To the uttermost, for the entire universe, Jesus amplifies the mission of Eve—not just for Adam but for the redeemed of all the ages. For you and for me.

So, on this Christmas Eve, let’s determine that we will worship Jesus as the greater “Eve“—and in so doing, meet him again for the first time.

______________________________________________________________________

About the Author

Dr. Steve Greene is the publisher of Charisma, Ministry Today, SpiritLed Woman, and Christian Retailing magazines. He received his doctorate degree in marketing from Memphis State University and has served as the dean of the College of Business and a professor of marketing at Oral Roberts University in Tulsa, Oklahoma. While in Tulsa, he also served as the senior pastor of Bixby Community Church. Dr. Greene has owned restaurants, a national advertising agency, and a syndicated market research firm. He is a nationally known speaker and trainer in the fields of marketing and leadership. His podcasts can be heard at www.cpnshows.com. Watch the book trailer for his book LOVE LEADS at http://loveleadsbook.com/.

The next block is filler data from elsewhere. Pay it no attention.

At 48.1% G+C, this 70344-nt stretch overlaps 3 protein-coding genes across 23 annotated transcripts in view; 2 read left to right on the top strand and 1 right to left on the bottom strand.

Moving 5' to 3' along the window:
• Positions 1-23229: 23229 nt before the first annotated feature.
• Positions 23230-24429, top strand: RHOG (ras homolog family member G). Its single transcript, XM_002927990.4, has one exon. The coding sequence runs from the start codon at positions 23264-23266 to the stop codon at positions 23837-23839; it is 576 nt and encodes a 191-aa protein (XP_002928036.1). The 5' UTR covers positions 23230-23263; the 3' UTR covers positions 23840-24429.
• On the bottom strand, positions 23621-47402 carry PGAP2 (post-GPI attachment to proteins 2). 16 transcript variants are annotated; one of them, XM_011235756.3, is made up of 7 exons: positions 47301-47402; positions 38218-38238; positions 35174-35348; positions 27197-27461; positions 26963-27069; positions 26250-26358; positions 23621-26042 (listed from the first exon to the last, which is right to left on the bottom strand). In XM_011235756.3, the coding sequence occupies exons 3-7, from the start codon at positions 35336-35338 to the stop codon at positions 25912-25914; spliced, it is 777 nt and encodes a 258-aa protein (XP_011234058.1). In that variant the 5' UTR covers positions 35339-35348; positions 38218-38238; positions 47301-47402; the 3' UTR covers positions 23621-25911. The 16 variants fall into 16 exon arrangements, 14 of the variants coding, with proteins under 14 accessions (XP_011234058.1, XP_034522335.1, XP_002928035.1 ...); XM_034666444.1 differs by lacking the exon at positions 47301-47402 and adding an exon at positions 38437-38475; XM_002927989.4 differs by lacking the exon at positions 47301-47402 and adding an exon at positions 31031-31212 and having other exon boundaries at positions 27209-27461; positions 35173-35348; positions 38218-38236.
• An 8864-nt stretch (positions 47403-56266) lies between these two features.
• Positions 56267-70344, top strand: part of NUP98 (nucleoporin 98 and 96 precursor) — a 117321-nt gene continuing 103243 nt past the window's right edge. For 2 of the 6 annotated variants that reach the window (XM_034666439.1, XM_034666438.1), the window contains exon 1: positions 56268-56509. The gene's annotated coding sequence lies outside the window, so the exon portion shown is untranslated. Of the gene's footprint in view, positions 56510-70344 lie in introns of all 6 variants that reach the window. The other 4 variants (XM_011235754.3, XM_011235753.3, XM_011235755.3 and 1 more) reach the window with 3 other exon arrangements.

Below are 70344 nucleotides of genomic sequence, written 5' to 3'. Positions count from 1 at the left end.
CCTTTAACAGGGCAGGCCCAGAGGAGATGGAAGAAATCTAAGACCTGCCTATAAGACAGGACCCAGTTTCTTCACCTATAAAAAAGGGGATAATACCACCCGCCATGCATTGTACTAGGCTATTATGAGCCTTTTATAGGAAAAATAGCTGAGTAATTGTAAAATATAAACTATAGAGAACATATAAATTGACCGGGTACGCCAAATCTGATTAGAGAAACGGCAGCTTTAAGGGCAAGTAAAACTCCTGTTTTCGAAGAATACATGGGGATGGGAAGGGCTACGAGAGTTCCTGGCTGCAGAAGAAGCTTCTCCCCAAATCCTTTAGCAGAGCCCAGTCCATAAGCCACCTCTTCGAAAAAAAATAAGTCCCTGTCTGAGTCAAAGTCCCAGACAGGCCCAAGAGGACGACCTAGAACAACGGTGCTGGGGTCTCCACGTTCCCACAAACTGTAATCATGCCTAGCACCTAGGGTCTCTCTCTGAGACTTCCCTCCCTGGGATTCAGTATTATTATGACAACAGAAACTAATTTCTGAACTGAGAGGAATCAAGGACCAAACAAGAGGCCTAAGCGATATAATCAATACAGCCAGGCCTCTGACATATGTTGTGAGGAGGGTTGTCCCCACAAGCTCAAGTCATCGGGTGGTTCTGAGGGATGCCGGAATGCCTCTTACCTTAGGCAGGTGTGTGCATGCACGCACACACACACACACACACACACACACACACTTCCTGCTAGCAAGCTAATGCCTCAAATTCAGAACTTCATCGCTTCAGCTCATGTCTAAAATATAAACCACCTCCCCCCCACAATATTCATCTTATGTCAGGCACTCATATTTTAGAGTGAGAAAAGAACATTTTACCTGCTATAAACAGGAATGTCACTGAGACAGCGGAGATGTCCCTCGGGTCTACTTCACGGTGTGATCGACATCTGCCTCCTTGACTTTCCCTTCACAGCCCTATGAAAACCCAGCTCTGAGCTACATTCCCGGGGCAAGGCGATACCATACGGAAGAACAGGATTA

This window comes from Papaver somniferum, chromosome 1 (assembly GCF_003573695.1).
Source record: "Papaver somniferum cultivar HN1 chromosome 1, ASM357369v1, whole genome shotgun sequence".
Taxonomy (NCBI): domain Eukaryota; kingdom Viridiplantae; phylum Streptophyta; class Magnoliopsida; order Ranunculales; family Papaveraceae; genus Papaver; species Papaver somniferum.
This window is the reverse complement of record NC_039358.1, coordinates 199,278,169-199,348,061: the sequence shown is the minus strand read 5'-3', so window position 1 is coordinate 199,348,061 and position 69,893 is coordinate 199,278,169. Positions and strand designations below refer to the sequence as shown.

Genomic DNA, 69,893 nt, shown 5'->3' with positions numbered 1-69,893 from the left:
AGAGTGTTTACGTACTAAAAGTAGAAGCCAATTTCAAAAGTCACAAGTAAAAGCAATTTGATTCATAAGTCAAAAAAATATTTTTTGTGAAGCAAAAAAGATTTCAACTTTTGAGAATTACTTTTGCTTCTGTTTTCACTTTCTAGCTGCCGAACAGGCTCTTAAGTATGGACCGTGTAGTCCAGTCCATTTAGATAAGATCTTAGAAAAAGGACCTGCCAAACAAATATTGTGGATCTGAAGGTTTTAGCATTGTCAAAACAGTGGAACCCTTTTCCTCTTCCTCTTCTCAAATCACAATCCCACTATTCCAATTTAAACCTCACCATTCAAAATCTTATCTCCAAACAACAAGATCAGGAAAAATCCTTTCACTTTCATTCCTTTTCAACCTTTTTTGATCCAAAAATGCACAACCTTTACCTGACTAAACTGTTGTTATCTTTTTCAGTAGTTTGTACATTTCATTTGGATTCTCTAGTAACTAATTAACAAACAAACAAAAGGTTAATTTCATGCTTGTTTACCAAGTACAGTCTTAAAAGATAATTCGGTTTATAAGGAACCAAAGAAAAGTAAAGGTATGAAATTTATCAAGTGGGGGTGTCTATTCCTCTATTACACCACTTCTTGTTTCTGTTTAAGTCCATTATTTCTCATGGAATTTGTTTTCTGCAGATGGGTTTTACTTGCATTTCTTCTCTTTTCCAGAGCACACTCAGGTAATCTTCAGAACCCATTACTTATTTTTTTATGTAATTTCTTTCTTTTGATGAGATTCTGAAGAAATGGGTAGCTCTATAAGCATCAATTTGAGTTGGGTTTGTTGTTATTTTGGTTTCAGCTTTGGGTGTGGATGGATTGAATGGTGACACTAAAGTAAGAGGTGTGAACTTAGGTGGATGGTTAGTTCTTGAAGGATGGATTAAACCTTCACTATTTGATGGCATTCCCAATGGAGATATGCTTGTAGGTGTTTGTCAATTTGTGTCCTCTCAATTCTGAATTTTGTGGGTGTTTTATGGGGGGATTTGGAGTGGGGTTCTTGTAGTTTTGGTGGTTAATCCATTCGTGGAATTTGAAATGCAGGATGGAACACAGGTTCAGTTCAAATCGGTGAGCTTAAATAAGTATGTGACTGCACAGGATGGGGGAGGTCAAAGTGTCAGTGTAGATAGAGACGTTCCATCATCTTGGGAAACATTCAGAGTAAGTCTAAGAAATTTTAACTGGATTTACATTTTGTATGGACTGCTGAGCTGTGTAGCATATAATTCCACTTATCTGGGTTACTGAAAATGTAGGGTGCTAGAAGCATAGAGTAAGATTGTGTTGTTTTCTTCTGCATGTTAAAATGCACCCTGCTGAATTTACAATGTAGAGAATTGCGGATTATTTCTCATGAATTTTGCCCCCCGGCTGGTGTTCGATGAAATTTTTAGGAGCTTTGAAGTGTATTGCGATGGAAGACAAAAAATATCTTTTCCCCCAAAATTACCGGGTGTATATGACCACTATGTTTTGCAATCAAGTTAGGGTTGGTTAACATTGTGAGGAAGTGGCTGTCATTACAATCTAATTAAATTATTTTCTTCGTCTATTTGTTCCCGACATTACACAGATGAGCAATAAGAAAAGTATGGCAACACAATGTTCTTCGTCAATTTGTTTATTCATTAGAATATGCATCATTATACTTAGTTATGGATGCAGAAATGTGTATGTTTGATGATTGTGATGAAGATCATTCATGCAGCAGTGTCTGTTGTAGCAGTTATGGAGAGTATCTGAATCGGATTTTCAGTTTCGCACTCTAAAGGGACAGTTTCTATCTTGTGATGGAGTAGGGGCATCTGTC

3 Comments
  1. Terry Glaser 9 months ago

    Thank you for a new perspective on Jesus in the role of Comforter, completer. It helps to assuage the loneliness this year, especially acute with missing my husband.

    • David Bryant 9 months ago

      Terry, my heart goes out to you. Truly sorry for your loss. May the presence of Jesus become your daily companion and increasing experience throughout 2021. David

  2. Author
    Steve Greene 9 months ago

    I’m praying for you, Terry. Thank you for taking the time to comment.